DIONNE: Well, what's fascinating is that Tom DeLay ended up, unusually for him, operating against interests for the Republican Party. Look, and I think you've written this, Howie, that when you're covering the White House you hear certain phrases over and over again, and they don't hit you. Is it -- has Bush gotten an easier ride since September 11, 2001 than other presidents? Well, sure, and in the initial period I think most of us understand why.

There was a sense of genuine patriotism that even enveloped the press that surprises everybody else. But sure, I think there is a -- there was a kind of pulling back. I think that's over, and I think the significance of this week is that that ended, and to defend the story in the "Post," where I also draw a paycheck, the point is what did the president say? And you can sort of build it up and you know politicians always say this is out of context. He said those words -- those words essentially say -- he said Democrats don't care about the security of the country. That's a big deal and somebody put it in the paper and then there was a controversy, and that's very -- that's about democracy.

KURTZ: He didn't say Democrats. He said the Senate ...

DIONNE: He said the Senate, yes, correct.

KURTZ: ... which, of course, is controlled by Democrats. But I wonder if the awful effects of 9/11 now, Michelle Cottle, have so worn off that the media can spend much of their time on who's politicizing the issue of homeland security and terrorism in Iraq, as opposed to the substance that we all worried about in the early months. I mean, it just seems like we're obsessed now with the politics and the motivation of these political battles.

COTTLE: Well, sure, an election's coming up, and it is an incredibly important election. I mean, the control of both houses is up in the air and when you talk to analysts in both parties, they bring this up. I mean, there have been lots of quotes from Democrats and Republicans about the effects of this or that statement or you know Iraq versus domestic agenda. So it's not just the media that's looking at this. It's what the Republicans and Democrats are talking about too.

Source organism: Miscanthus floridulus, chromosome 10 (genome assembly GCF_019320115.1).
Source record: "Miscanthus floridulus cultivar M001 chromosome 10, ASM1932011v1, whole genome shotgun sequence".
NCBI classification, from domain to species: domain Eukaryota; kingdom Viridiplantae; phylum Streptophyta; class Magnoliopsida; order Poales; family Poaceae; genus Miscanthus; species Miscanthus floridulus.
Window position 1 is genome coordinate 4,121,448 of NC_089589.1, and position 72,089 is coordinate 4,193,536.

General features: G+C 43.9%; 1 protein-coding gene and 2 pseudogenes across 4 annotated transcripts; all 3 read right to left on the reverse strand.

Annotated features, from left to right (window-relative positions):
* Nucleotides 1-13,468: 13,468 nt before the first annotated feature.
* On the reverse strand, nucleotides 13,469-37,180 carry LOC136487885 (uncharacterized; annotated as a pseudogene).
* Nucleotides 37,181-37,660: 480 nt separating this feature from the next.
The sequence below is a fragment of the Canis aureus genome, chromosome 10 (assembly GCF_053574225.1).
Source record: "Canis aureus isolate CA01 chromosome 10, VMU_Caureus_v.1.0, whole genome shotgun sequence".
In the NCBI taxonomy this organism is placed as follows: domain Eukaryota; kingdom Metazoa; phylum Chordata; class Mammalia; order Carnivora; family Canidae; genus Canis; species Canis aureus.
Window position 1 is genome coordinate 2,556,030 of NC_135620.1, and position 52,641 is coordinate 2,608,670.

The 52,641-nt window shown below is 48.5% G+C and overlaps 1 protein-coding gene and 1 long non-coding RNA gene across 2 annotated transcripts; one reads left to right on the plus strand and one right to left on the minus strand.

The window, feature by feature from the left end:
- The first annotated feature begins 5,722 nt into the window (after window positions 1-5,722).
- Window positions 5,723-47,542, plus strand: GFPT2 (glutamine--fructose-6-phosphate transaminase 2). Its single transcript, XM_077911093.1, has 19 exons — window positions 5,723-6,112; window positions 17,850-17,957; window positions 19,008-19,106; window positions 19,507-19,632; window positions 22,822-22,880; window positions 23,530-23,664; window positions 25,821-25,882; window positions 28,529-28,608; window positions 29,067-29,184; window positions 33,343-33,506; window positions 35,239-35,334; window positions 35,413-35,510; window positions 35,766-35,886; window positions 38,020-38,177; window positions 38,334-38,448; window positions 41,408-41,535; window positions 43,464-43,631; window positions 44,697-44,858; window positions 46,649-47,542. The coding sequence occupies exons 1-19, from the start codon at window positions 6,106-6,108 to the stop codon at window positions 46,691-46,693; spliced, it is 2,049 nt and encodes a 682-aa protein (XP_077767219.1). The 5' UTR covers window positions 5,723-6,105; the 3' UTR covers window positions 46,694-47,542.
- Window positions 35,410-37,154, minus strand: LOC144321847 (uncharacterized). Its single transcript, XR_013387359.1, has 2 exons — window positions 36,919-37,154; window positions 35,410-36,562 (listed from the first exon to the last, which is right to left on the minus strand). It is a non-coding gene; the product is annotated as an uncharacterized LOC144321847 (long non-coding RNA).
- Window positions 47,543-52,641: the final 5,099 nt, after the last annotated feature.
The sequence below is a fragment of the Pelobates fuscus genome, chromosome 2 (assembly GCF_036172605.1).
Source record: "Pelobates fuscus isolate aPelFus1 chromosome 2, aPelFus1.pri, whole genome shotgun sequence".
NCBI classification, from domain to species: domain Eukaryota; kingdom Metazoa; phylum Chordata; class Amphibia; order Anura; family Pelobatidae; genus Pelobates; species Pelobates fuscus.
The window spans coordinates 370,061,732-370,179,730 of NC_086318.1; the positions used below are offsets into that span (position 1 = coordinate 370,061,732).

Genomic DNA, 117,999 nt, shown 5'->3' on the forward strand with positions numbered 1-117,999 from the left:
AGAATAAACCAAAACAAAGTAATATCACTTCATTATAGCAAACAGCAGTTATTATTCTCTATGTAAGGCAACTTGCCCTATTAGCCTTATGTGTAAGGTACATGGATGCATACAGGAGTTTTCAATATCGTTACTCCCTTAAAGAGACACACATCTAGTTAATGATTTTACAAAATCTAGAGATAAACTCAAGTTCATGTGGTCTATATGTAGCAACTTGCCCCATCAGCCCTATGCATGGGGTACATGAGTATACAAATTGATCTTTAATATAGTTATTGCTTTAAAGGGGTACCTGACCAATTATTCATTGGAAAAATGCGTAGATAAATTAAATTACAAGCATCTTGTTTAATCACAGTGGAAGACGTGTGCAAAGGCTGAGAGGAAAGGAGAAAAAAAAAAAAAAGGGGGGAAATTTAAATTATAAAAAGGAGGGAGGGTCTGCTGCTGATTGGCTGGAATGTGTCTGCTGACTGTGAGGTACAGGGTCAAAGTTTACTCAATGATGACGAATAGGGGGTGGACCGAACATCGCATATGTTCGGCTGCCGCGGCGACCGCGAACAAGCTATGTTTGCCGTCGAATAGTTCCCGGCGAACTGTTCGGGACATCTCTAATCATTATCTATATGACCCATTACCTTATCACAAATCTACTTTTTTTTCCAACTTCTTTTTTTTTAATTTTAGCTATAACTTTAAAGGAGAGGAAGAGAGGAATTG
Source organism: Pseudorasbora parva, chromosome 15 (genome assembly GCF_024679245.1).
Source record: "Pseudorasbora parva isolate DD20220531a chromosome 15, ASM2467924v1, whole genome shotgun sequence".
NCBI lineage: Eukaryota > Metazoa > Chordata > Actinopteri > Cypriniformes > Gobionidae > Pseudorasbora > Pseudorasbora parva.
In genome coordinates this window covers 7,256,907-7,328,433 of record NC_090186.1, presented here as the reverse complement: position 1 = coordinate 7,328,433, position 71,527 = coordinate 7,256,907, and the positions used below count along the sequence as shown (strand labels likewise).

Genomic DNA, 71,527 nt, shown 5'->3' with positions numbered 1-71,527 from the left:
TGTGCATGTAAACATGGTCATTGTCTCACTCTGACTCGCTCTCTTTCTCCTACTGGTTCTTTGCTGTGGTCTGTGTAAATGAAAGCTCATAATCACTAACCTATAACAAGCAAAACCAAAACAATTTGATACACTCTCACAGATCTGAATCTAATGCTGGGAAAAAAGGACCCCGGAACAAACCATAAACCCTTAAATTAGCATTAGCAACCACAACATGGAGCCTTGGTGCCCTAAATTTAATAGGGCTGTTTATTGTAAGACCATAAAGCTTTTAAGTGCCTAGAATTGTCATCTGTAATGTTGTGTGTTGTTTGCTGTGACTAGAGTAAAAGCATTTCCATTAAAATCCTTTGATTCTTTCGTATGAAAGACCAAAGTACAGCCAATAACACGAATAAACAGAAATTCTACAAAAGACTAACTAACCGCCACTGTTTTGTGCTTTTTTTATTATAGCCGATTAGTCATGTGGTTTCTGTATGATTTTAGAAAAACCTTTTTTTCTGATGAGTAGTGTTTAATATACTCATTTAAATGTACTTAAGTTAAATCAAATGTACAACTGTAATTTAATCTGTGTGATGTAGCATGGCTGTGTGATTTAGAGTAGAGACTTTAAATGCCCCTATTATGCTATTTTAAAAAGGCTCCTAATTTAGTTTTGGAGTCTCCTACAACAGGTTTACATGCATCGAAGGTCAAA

KURTZ: Is there any possibility that Tom Daschle was just really mad and this was not a calculated piece of outrage, as so many pundits have suggested?

YORK: Actually -- I actually thought that and most of the media interpretation -- I'm not talking about the op-ed people, but the actual news pieces have interpreted Daschle's remark as a cry of frustration, that he's so frustrated he can't get his issues to the floor, et cetera. And it just dawned on me, frankly, it was only the day after that I thought maybe he really meant it, maybe he was really afraid and then I thought ...


KURTZ: What a novel interpretation. We will take a break, and when we come back, Al Gore jumps into the fray over Iraq and the broadcast networks greet him with something of a yawn.


KURTZ: Welcome back to RELIABLE SOURCES. Al Gore delivered a major address this week. The former vice president sharply criticizing George Bush's handling of Iraq. But Gore's speech hit a thud on television. MSNBC was the only cable network to carry the whole address live, while Fox and CNN stayed with other programming. And the nightly network newscasts dealt with Gore's speech only briefly. Here's how ABC's "World News Tonight" handled it.


UNIDENTIFIED MALE: In San Francisco today there was pretty strong criticism of the Bush administration from the former Vice President Al Gore. Mr. Gore told an audience that the administration's campaign against Saddam Hussein would damage the U.S.'s ability to win the war against terrorism.